What you need to know about the 2020 U.S. election – National


President Donald Trump’s taxes are set to dominate the election agenda Monday, even as Senate Republicans try to push ahead with the rapid confirmation of Supreme Court nominee Amy Coney Barrett.

The New York Times reported that Trump paid just $750 in federal income taxes in both 2016 and 2017, after years of reporting heavy losses from his business enterprises to offset hundreds of millions of dollars in income. Trump dismissed the report as “fake news.”

Barrett is set to start meeting with senators ahead of a multi-day confirmation hearing scheduled to begin on Oct. 12, when she will face questions about her judicial philosophy and approach to the law.

Read more:
U.S. election: How Trump, Biden are preparing for the first 2020 presidential debate

The Supreme Court nomination and Trump’s taxes are likely to be hot topics in Tuesday’s first televised debate between Trump and his challenger, Democratic candidate Joe Biden.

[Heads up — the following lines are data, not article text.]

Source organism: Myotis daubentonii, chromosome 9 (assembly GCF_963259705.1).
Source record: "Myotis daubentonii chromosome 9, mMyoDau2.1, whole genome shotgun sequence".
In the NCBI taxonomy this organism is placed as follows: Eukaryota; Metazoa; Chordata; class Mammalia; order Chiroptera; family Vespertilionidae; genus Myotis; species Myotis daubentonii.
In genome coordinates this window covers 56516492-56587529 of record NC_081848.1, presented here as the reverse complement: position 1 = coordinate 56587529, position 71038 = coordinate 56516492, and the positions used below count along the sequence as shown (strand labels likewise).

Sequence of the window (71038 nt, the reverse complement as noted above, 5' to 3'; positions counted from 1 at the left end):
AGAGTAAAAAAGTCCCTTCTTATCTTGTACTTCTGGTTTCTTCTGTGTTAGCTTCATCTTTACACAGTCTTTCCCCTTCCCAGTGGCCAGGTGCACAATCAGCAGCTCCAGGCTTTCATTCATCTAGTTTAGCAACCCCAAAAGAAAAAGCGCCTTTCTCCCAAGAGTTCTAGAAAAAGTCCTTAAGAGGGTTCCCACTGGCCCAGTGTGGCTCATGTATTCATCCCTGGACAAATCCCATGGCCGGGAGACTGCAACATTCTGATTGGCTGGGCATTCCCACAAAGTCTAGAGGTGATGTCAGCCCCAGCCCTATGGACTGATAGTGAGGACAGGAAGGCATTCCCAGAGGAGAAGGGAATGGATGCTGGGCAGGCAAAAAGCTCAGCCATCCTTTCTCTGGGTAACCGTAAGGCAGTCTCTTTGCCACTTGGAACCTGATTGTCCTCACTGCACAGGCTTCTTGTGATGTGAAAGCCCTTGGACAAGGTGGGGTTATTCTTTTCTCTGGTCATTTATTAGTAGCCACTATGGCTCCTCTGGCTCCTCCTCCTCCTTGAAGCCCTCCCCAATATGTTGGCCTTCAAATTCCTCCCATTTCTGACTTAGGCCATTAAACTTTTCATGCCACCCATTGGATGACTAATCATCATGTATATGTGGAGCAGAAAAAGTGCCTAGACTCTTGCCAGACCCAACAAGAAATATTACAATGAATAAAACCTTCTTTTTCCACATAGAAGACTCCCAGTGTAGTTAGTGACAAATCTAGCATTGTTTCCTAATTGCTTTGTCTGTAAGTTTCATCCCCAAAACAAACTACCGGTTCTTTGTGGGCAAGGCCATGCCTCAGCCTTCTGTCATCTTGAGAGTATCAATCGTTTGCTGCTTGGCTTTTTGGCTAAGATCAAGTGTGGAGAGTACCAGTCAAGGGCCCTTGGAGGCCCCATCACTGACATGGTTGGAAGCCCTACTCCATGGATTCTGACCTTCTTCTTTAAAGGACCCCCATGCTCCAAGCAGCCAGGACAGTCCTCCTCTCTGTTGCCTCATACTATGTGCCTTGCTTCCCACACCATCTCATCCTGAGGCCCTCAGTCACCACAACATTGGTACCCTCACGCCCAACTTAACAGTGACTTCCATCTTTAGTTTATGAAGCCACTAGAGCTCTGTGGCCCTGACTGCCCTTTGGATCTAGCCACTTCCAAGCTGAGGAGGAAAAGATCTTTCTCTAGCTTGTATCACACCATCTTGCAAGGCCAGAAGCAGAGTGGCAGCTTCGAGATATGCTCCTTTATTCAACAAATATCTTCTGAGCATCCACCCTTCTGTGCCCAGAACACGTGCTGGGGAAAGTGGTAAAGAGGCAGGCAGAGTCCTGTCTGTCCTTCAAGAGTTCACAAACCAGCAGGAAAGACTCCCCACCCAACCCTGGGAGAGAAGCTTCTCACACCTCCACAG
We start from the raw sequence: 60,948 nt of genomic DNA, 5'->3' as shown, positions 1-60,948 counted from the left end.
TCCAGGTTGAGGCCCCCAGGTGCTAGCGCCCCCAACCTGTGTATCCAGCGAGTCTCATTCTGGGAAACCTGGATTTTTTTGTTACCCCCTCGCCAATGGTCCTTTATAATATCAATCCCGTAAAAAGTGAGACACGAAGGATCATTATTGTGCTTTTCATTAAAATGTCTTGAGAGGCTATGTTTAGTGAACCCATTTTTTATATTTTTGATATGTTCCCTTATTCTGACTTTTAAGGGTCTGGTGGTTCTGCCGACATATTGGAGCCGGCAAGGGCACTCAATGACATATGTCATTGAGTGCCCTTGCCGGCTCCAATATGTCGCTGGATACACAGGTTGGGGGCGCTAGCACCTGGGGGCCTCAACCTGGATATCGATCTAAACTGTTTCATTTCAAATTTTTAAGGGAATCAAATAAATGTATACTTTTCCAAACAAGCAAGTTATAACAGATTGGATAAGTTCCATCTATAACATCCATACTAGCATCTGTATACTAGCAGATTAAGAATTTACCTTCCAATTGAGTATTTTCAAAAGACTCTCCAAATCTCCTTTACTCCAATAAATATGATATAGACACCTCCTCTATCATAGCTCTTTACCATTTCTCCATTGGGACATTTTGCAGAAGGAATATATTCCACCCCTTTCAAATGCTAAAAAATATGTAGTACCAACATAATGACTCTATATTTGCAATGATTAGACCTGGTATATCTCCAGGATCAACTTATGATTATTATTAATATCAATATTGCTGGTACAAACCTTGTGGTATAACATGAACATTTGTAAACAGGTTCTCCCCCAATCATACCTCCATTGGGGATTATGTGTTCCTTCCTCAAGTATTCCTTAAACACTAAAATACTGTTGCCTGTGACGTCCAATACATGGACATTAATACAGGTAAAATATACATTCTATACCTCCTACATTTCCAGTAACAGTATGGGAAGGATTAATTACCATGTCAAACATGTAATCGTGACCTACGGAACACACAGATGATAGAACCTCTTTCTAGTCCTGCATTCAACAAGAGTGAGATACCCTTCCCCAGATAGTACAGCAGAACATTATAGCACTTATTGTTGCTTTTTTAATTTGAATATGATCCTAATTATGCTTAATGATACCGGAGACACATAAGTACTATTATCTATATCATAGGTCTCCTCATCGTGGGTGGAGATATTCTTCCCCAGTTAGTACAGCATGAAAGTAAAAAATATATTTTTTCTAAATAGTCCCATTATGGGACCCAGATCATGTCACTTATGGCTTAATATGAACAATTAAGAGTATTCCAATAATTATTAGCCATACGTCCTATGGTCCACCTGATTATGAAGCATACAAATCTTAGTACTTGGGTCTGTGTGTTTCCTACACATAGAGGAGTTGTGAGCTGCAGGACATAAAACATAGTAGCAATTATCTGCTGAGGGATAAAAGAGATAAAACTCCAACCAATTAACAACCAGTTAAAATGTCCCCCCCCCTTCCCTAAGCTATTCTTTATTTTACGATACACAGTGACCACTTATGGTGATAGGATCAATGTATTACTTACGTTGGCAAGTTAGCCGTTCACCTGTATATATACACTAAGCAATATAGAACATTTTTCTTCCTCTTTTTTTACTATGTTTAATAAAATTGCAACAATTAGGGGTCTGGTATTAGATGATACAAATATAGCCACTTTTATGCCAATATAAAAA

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Investor view

Investors are already trying to identify potential winners and losers in the markets. Reuters provides a look at the stocks that might best fit a Biden basket or Trump trade.

Global perspective


Click to play video 'Coronavirus: Biden compares U.S. and Canada COVID-19 deaths to show Trump administration’s failures'







Coronavirus: Biden compares U.S. and Canada COVID-19 deaths to show Trump administration’s failures


Coronavirus: Biden compares U.S. and Canada COVID-19 deaths to show Trump administration’s failures

Global deaths from coronavirus are expected to reach a grim milestone this week, passing the million mark. Biden has made Trump’s handling of the pandemic a key part of his campaign.

By the numbers

Americans are more likely to see Biden as the stronger candidate when it comes to steering the nation’s coronavirus response, preserving civil rights, and restoring trust in government, according to Reuters/Ipsos national polling. Trump is more likely to be perceived as better for the economy.

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